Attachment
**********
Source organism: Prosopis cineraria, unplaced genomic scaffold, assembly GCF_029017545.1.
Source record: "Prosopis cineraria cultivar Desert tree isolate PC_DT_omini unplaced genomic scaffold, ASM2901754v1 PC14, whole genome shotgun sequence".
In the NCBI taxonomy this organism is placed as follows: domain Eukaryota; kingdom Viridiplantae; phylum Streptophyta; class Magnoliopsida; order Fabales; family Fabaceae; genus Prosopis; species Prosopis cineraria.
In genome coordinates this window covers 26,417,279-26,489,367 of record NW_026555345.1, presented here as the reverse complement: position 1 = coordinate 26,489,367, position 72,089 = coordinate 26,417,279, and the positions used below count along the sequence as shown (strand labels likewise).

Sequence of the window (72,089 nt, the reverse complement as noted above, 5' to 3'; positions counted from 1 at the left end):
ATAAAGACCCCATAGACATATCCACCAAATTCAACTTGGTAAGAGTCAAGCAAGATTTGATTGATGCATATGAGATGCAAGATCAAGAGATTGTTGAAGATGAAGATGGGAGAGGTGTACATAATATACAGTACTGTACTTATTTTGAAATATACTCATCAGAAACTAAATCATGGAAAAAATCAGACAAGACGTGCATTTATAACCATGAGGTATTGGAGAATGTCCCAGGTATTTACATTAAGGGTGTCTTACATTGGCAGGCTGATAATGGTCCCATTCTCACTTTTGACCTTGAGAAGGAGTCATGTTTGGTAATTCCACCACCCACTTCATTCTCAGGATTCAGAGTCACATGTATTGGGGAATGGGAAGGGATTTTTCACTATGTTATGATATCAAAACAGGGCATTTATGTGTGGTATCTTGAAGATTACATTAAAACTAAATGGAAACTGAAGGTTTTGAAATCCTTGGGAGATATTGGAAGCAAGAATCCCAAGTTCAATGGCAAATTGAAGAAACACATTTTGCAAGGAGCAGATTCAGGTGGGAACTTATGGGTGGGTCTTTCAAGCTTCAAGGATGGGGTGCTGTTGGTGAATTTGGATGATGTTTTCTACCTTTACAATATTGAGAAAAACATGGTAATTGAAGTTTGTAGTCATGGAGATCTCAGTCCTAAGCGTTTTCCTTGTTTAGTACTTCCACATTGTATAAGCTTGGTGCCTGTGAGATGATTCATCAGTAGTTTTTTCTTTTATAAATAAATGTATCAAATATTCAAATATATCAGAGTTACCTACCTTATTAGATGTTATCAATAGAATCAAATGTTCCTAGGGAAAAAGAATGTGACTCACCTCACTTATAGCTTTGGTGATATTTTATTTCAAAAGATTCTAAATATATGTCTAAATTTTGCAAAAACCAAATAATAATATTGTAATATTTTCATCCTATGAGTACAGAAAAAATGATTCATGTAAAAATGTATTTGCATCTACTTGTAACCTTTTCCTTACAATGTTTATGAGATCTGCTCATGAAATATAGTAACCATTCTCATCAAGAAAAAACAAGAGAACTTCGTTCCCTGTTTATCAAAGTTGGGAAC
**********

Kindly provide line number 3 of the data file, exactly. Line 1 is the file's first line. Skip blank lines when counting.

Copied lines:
In the NCBI taxonomy this organism is placed as follows: domain Eukaryota; kingdom Viridiplantae; phylum Streptophyta; class Magnoliopsida; order Fabales; family Fabaceae; genus Prosopis; species Prosopis cineraria.